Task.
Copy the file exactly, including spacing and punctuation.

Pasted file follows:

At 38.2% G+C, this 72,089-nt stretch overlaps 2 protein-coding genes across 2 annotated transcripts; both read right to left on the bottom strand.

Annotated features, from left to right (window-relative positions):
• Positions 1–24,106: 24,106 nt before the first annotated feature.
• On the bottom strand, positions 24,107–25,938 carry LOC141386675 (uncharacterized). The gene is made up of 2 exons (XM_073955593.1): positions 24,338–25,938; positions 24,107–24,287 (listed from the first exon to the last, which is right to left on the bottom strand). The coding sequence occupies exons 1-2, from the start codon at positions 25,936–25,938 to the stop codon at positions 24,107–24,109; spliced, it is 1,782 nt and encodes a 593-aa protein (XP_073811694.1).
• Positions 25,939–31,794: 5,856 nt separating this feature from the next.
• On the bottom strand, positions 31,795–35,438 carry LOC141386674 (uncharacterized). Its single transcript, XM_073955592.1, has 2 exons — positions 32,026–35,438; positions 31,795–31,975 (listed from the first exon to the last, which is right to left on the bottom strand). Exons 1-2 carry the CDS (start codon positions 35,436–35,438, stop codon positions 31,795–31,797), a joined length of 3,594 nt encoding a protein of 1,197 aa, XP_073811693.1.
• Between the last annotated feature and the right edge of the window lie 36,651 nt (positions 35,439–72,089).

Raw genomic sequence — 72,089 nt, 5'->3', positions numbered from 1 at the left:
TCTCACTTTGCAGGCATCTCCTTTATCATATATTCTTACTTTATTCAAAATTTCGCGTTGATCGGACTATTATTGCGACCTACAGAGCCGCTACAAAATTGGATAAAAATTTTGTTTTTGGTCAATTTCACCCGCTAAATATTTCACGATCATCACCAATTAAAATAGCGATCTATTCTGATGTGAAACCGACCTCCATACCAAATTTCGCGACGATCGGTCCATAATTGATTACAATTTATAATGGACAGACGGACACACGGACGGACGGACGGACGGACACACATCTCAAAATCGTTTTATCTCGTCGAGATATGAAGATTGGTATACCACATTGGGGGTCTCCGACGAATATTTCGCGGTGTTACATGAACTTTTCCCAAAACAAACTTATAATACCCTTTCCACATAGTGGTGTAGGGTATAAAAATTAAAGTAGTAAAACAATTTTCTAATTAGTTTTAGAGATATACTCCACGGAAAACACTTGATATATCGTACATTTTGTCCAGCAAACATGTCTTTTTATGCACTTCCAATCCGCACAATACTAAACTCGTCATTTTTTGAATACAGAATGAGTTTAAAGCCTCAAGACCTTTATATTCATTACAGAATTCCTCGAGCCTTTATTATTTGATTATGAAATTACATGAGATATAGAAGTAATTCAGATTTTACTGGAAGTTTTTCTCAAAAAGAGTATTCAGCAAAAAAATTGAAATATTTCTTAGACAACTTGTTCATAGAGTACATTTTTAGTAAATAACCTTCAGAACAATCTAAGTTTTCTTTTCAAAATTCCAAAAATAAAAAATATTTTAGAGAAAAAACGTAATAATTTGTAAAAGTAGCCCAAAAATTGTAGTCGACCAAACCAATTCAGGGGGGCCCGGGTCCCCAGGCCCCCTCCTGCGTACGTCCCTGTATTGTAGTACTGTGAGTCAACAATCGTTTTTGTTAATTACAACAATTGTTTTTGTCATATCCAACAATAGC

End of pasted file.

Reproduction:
At 38.2% G+C, this 72,089-nt stretch overlaps 2 protein-coding genes across 2 annotated transcripts; both read right to left on the bottom strand.

Annotated features, from left to right (window-relative positions):
• Positions 1–24,106: 24,106 nt before the first annotated feature.
• On the bottom strand, positions 24,107–25,938 carry LOC141386675 (uncharacterized). The gene is made up of 2 exons (XM_073955593.1): positions 24,338–25,938; positions 24,107–24,287 (listed from the first exon to the last, which is right to left on the bottom strand). The coding sequence occupies exons 1-2, from the start codon at positions 25,936–25,938 to the stop codon at positions 24,107–24,109; spliced, it is 1,782 nt and encodes a 593-aa protein (XP_073811694.1).
• Positions 25,939–31,794: 5,856 nt separating this feature from the next.
• On the bottom strand, positions 31,795–35,438 carry LOC141386674 (uncharacterized). Its single transcript, XM_073955592.1, has 2 exons — positions 32,026–35,438; positions 31,795–31,975 (listed from the first exon to the last, which is right to left on the bottom strand). Exons 1-2 carry the CDS (start codon positions 35,436–35,438, stop codon positions 31,795–31,797), a joined length of 3,594 nt encoding a protein of 1,197 aa, XP_073811693.1.
• Between the last annotated feature and the right edge of the window lie 36,651 nt (positions 35,439–72,089).

Raw genomic sequence — 72,089 nt, 5'->3', positions numbered from 1 at the left:
TCTCACTTTGCAGGCATCTCCTTTATCATATATTCTTACTTTATTCAAAATTTCGCGTTGATCGGACTATTATTGCGACCTACAGAGCCGCTACAAAATTGGATAAAAATTTTGTTTTTGGTCAATTTCACCCGCTAAATATTTCACGATCATCACCAATTAAAATAGCGATCTATTCTGATGTGAAACCGACCTCCATACCAAATTTCGCGACGATCGGTCCATAATTGATTACAATTTATAATGGACAGACGGACACACGGACGGACGGACGGACGGACACACATCTCAAAATCGTTTTATCTCGTCGAGATATGAAGATTGGTATACCACATTGGGGGTCTCCGACGAATATTTCGCGGTGTTACATGAACTTTTCCCAAAACAAACTTATAATACCCTTTCCACATAGTGGTGTAGGGTATAAAAATTAAAGTAGTAAAACAATTTTCTAATTAGTTTTAGAGATATACTCCACGGAAAACACTTGATATATCGTACATTTTGTCCAGCAAACATGTCTTTTTATGCACTTCCAATCCGCACAATACTAAACTCGTCATTTTTTGAATACAGAATGAGTTTAAAGCCTCAAGACCTTTATATTCATTACAGAATTCCTCGAGCCTTTATTATTTGATTATGAAATTACATGAGATATAGAAGTAATTCAGATTTTACTGGAAGTTTTTCTCAAAAAGAGTATTCAGCAAAAAAATTGAAATATTTCTTAGACAACTTGTTCATAGAGTACATTTTTAGTAAATAACCTTCAGAACAATCTAAGTTTTCTTTTCAAAATTCCAAAAATAAAAAATATTTTAGAGAAAAAACGTAATAATTTGTAAAAGTAGCCCAAAAATTGTAGTCGACCAAACCAATTCAGGGGGGCCCGGGTCCCCAGGCCCCCTCCTGCGTACGTCCCTGTATTGTAGTACTGTGAGTCAACAATCGTTTTTGTTAATTACAACAATTGTTTTTGTCATATCCAACAATAGC